The future cost of their healthcare is one of the major concerns that people have as they near retirement.  People are uncertain as to how much they should save and what is enough to cover the potential costs of nursing homes and other possible large expense items.  Their concerns are well-founded but should also be based on a realistic understanding of the various factors that impact future healthcare expenses and one’s ability to pay for them, both in the short and long-term.  Key factors include insurance coverage, employment status, health condition, and financial means.  Family and other close support relationships also play a role.

Understanding healthcare costs and choices is difficult enough when you are working even if you are covered by a good employer plan, private or government.  As you approach retirement, it often becomes even more confusing, especially because most employers do not offer continuing retirement coverage.

Healthcare Options

For health insurance, if you are under 65 and are not covered by an employer plan, you have other coverage options including the insurance exchanges or Medicaid, if you qualify.  If you are over 65, you are eligible for Medicare but even that is not so simple.  There is traditional Medicare, which covers most basic services, but unless your employer carries your health insurance coverage into retirement, Medicare usually has to be supplemented by a Medigap policy for additional necessary services including vision and dental care.  There is also Part C-Medicare Advantage (MA), which is offered by private insurers and can be selected instead of traditional Medicare.  MA plans usually offer more services than traditional Medicare but also limit your choice of providers and charge more for out-of-network services and procedures.  Another area of Medicare coverage is Part D, Prescription Drug Plans, also offered by private insurers.  With both Part C and D, you have a choice of different plans and a number of coverage options but they are often confusing and not easy to determine which is best for you.

Another challenge for people as they near retirement is whether to get long-term care insurance or not.  This insurance can be very expensive and number of plans has decreased over the years because many major insurance companies have decided to no longer offer it.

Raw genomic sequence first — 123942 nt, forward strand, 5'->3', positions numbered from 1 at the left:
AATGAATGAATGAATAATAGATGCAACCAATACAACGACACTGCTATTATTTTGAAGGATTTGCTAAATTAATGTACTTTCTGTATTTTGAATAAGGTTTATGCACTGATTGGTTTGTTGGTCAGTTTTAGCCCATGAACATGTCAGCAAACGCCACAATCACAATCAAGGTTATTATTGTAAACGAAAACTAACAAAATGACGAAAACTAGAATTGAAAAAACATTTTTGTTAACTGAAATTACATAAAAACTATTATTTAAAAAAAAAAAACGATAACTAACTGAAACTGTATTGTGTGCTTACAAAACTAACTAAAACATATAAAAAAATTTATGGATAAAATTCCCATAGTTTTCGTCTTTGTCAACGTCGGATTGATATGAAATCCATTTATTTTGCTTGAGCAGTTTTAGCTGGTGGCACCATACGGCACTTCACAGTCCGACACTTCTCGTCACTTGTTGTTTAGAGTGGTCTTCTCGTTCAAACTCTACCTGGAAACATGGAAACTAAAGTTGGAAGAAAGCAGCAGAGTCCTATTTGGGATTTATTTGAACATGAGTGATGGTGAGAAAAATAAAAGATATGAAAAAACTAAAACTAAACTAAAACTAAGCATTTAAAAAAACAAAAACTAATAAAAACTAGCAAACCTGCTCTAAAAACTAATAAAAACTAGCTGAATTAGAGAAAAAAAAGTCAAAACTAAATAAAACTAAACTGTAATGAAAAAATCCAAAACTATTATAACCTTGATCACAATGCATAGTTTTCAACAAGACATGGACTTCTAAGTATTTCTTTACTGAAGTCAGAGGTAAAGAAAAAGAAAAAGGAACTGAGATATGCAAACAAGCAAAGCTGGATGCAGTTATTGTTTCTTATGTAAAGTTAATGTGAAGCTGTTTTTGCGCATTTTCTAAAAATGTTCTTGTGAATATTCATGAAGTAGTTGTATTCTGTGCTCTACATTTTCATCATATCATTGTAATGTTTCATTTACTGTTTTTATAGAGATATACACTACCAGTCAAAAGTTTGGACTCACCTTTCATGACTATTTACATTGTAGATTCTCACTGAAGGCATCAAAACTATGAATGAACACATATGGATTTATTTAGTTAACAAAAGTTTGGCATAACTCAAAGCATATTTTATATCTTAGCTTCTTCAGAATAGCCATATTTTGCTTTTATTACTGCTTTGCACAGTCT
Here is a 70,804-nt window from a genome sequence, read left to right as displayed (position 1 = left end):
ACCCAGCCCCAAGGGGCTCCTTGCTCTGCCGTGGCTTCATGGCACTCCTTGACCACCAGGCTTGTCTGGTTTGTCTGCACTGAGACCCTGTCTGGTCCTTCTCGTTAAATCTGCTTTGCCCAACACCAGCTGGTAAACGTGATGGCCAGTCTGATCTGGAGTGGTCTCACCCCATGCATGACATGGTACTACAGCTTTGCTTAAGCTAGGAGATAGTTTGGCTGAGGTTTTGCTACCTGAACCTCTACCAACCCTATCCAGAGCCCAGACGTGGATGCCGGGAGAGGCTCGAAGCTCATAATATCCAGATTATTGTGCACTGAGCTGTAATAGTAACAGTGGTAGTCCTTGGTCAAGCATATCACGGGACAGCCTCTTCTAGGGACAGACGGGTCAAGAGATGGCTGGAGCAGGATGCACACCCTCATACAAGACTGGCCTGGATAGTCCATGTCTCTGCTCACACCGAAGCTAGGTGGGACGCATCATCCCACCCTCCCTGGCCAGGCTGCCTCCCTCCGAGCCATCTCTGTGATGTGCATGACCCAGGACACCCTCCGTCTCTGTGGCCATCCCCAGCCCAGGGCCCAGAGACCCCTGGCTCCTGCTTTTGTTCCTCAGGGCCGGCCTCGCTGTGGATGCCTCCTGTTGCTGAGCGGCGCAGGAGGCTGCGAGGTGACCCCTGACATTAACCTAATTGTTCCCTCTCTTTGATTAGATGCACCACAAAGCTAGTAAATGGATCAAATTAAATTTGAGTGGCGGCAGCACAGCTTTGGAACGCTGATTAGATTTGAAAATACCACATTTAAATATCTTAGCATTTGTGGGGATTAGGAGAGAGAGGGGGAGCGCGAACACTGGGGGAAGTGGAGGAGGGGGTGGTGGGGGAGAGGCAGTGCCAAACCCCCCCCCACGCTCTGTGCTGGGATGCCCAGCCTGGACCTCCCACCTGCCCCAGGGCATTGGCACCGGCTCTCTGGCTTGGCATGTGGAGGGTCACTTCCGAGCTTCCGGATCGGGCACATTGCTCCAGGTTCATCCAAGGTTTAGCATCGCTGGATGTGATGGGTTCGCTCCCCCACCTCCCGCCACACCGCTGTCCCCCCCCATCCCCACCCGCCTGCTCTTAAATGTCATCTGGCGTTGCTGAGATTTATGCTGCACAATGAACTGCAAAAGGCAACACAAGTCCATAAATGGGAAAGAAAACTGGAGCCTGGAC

Making the Right Decision

So with all of the variables around healthcare coverage and costs, and uncertainty about your future health needs and finances, how can one make the right decisions about budgeting for retirement healthcare expenses, given that retirement today can last over 30 years.  While everyone’s situation is different depending on the factors I have discussed in this blog, financial planning experts who have studied this area have found that in most cases people’s concerns about retirement healthcare costs are actually very overstated.  At This Point Forward, we feel that helping individuals and others better understand medical costs is one of our major priorities.  We recognize that most people cannot really maximize their next life stages without some good understanding about their future financial needs, especially the largest ones-housing and medical.  In the coming months we will be offering several webinars that will help you better understand retirement medical expenses and how you should budget for them.

Our first medical financial webinar will be held on March 23 and our presenter is Mr. Stuart Ritter.  Stuart is a senior financial planner for T. Rowe Price and has studied retirement medical costs for many years.   Mr. Ritter’s presentation is entitled “Healthcare in Retirement is not a Six Figure Word.”   In his talk, Stuart will help you separate the myths around retirement healthcare expenses and how you should budget for those expenses regardless of your individual health and financial situation.  Mr. Ritter’s session is free to the public and registration can be accessed through this link. Please join us for this very interesting and relevant discussion.

We will also be having additional medical financing sessions in the coming months to help with your understanding of areas such as coverage decisions, hospital costs, and health equity.  As always we encourage you to provide any feedback on our programs or your suggestions for future programs that would interest you.